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Unread 09-23-2010, 01:20 PM
 
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Quote:
Originally Posted by DennyCrane View Post
Yes, thanks for bringing that up. I would say being close to MARTA and/or the freeways is very important along with demographics. No kids so quality of schools isn't a huge issue, though it probably will be later on if I wanna buy a place with good resale value. Long-term, the top 4 potential places I could end up working based on my line of work is downtown Atlanta, Alpharetta, Norcross, and Vinings.
In all of those areas you would be fine.
Vinings might go at the top of the list for an easy commute to downtown, young professional community and access to outdoor recreation near the Chattahoochee River.

To illustrate how the 'Believe As You Will' attitude has caught on take a look at this website>>>
http://www.12stone.com/
The Lawrenceville/Dacula area would be considered 'Conservative' but it is also Progressive.

FWIW--I am personally more of a Moderate, maybe a Libertarian of some kind --socially liberal/fiscally conservative. 'Tolerant'--tried to find common ground of some kind wherever I happened to be.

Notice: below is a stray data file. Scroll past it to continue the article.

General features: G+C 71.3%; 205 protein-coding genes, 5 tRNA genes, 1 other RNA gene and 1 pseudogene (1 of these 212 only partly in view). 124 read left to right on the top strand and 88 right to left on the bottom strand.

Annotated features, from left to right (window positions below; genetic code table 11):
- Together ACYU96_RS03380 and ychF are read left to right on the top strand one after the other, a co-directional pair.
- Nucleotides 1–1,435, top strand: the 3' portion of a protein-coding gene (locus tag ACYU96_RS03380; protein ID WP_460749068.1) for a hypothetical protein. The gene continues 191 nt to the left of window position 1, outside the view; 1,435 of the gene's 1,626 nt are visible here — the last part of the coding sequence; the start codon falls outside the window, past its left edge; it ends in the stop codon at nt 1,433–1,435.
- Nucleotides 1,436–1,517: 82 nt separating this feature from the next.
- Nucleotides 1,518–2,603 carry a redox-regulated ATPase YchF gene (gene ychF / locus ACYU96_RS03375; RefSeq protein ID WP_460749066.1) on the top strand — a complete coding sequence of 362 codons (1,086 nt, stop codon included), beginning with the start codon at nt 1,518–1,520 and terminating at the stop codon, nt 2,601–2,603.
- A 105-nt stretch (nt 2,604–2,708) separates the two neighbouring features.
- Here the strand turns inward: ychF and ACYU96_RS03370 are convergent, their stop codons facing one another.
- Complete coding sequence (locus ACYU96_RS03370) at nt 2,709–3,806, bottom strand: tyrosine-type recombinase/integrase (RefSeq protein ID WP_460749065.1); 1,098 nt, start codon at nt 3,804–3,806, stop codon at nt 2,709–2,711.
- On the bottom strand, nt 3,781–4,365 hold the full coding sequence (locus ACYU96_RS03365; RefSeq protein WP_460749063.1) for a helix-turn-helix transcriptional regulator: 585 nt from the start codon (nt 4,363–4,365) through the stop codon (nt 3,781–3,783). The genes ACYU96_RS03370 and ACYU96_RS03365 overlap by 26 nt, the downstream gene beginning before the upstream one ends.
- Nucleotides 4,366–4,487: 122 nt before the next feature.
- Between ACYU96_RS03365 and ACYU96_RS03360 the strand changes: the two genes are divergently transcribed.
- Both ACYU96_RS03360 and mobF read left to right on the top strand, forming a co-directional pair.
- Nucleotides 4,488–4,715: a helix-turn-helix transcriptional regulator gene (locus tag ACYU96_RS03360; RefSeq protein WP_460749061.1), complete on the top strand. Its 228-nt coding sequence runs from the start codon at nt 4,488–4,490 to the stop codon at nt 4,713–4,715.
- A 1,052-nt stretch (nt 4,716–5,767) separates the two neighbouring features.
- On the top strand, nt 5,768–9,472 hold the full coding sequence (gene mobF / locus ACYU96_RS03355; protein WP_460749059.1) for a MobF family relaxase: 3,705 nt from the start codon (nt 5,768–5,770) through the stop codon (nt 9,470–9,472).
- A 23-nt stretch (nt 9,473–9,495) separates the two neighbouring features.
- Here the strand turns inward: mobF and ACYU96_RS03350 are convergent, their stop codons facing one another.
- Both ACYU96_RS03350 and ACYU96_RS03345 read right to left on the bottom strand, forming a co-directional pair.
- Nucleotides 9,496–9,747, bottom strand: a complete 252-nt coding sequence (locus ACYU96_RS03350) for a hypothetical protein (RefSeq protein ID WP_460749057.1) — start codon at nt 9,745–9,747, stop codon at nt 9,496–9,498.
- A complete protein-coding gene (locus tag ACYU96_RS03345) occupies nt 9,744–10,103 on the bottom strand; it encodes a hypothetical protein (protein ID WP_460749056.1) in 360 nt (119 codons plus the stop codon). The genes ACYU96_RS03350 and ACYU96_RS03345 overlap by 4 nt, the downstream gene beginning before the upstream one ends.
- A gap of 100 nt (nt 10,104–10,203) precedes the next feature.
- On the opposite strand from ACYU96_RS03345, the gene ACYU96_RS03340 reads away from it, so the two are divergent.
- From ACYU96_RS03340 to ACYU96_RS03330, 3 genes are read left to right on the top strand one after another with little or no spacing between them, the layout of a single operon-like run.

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Unread 09-23-2010, 01:26 PM
 
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Quote:
Originally Posted by TakeAhike View Post
In all of those areas you would be fine.
Vinings might go at the top of the list for an easy commute to downtown, young professional community and access to outdoor recreation near the Chattahoochee River.

To illustrate how the 'Believe As You Will' attitude has caught on take a look at this website>>>
12StoneĀ® Church | Lawrenceville, Hamilton Mill, Flowery Branch
The Lawrenceville/Dacula area would be considered 'Conservative' but it is also Progressive.

FWIW--I am personally more of a Moderate, maybe a Libertarian of some kind --socially liberal/fiscally conservative. 'Tolerant'--tried to find common ground of some kind wherever I happened to be.
You stated in one sentence what I stammered around in my previous post...thank you.
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Unread 09-23-2010, 02:03 PM
 
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Quote:
Originally Posted by DeaconJ View Post
As liberals it seems like we should be able to live around any type of people...isn't the basic liberal doctrine one of acceptance and tolerance? To me, that includes tolerance of all people - including conservatives and radical right-wingers. If you are truly a person is comfortable with who you are and your personal beliefs, I don't see the need to live among people who automatically agree with you.

Of course, each of us is different and I know it may be important to you, but I just wanted to put this out there and see what you think. You may have your reasons for wanting to reside around those who think the same way you do, but remember how important diversity actually is and how much we can learn from those who believe differently from us.



I agree with your thoughts. But applying them in the real world can sometimes be a tough go.